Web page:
Just one question, what is your theory on way the cement does not crumble
              after being in contact with so much heat. You are using just portland cement in your mix so regular theory says that fire ruins concrete.
              Is the added ferro such a contributor to the overal strengt that although the cement might become a little brittle the ferro keeps it together?

              Also, you mention you use a finish on the in and outside. Is this purely for cosmetic reasons or do you think it help for fire proofing as well?

              Thanks again, I will put my project up in the fireplace forum when it's done.



              • #8
                Re: Using Porland/Fireclay cement for a Chiminea?

                Originally posted by mourits View Post
                Just one question, what is your theory on way the cement does not crumble
                after being in contact with so much heat. You are using just portland cement in your mix so regular theory says that fire ruins concrete.
                Is the added ferro such a contributor to the overal strengt that although the cement might become a little brittle the ferro keeps it together?

                Also, you mention you use a finish on the in and outside. Is this purely for cosmetic reasons or do you think it help for fire proofing as well?

                Theory as you put it is probably correct. Also, really attribute strength to the long wet cure.

                Finish on the outside is purely cosmetic. Started with it because my brickwork for the oven complex was so lousy. Once I started covering with a stucco, everything had to be the same.

                The inside may have some heat proofing properties. Possibly due to the high alumina content of the kaolin clay I add to the mix. Maybe somewhat to the fireclay. I don't really know. It works, so I continue to do it (but then again, the sun always returned in the springtime after the ancients sacrificed a virgin on the winter solstice...and that wasn't necessarily cause-and-effect, was it?). I suppose one of us could make two identical fireboxes and test one with, and one without the inside coating.

                I keep trying to find somebody around here that will make an oven with my method to make sure mine just wasn't a fluke...but once they come here, they don't want to go back to cooking in their own yards!
                Paradise is where you make it.


                • #9
                  Re: Using Porland/Fireclay cement for a Chiminea?

                  Here is a quick update. (a complete guide with pictures will follow).

                  I finished applying the chicken wire yesterday and hope to start slapping on the cement tomorrow. The mesh consists of 4 layers of chicken wire (with ridges pressed in to them to get more thinkness and (hopefully) get the cement to stick better.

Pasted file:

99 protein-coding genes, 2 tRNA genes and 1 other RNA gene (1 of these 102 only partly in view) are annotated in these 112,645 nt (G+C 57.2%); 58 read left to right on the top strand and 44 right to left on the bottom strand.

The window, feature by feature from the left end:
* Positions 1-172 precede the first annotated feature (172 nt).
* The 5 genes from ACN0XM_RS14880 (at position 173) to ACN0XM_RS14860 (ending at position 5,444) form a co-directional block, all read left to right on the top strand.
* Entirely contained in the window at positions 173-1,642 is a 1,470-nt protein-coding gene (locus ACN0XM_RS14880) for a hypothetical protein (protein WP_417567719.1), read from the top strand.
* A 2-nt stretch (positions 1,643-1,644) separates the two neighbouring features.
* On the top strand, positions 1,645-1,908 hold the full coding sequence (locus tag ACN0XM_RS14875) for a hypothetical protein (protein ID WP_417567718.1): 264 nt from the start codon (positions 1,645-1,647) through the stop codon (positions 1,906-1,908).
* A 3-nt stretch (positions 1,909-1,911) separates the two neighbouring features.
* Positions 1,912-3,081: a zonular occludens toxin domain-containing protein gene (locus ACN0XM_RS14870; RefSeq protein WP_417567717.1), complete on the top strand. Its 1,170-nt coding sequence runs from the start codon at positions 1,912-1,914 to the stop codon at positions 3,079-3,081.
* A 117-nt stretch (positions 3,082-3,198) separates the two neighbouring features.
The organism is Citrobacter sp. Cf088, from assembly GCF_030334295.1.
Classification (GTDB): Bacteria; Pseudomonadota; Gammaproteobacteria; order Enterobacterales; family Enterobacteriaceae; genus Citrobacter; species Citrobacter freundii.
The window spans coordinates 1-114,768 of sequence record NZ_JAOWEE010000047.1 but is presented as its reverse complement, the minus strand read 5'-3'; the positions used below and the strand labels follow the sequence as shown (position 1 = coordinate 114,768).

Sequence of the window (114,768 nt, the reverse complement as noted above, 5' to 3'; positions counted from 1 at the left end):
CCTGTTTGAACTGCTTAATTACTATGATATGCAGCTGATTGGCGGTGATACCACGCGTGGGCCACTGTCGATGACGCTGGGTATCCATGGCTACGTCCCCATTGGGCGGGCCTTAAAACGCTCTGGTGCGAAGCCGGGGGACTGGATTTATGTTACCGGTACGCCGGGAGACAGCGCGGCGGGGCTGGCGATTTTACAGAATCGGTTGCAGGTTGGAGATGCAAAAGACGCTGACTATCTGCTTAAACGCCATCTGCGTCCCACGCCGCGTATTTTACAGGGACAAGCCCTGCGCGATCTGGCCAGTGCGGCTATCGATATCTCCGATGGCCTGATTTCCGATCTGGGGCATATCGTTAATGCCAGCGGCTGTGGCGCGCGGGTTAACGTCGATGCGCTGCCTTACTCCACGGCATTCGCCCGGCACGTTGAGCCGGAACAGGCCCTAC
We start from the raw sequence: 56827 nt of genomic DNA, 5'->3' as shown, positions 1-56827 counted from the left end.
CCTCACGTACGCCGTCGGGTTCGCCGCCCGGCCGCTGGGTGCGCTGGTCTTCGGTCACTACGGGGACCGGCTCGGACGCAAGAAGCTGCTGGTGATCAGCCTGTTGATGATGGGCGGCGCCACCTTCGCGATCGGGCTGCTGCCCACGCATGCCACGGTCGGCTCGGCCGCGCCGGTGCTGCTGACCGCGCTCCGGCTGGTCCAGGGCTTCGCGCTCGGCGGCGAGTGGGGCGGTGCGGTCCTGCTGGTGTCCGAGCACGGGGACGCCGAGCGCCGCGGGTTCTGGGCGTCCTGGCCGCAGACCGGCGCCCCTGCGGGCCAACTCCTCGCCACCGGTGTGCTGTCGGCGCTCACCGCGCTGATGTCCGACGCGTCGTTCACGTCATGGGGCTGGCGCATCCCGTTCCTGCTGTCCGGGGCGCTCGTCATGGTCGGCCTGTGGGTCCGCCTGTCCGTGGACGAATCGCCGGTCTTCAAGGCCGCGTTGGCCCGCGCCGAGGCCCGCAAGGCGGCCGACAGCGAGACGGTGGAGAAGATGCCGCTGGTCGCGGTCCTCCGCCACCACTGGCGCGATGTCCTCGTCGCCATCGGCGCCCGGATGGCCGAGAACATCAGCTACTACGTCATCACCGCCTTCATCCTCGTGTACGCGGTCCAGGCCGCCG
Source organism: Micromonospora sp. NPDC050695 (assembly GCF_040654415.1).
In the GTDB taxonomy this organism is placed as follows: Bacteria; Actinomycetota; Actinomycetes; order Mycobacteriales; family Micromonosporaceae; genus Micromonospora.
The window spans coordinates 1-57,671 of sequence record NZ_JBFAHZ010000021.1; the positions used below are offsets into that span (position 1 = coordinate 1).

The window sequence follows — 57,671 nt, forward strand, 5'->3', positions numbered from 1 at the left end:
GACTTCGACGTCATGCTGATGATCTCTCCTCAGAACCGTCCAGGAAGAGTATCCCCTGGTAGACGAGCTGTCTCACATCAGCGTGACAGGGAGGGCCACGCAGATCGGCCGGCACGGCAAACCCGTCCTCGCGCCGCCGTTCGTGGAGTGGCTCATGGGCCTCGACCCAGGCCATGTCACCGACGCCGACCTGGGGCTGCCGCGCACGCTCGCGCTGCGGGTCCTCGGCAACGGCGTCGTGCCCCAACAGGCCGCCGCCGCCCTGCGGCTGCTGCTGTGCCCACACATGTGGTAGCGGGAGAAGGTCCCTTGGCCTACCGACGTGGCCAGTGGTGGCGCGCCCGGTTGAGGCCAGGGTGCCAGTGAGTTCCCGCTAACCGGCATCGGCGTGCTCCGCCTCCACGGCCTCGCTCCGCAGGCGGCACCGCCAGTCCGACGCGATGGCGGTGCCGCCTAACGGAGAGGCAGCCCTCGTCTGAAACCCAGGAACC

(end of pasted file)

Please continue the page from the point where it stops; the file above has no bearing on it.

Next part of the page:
i will re-inflate the bunny ball inside before starting with the cement.
                  My only fear is that the cement won't hold enough on the underside of the sphere before it cures. Perhaps I will have some sheets of card board that I can stretch underneath the ball immediatly after applying the cement.

                  Also am curiuous how heavy the cimney will be. The cage is pretty strong now as it is but I would hate to see the chimney sack to one side. Will probably have to support the chimney horizontaly with some ropes.

                  Anyone with tips about applying the cement would be very helpful.

                  Well, that's what we in New Zealand will be doing around christmas: BBQ-ing and playing in our Shed. ;-)



                  • #10
                    Re: Using Porland/Fireclay cement for a Chiminea?

                    about the only tips I can offer at this point is to take a handful of mortar and just squish it in. Don't mix it too wet.
                    Put lots of plastic down around your work area.
                    If you can do it with gloves on, so much the better. I can't do anything wearing gloves, so its always bare-handed. If you go that route, rub in plenty of lotion ahead of time...even then, your hands will be so dry at the end of the project.

                    Supporting underneath .... i've always been able to pack in from both sides of the wire, so this hasn't been a problem. Some mortar falls through but I just scrape it back up and repack that area again. Eventually it all sticks. Might not be as easy with the inflated ball in place...or it may be easier!

                    Good luck with it. May be you are a starting a new Kiwi Holiday tradition.
                    Paradise is where you make it.


                    • #11
                      Re: Using Porland/Fireclay cement for a Chiminea?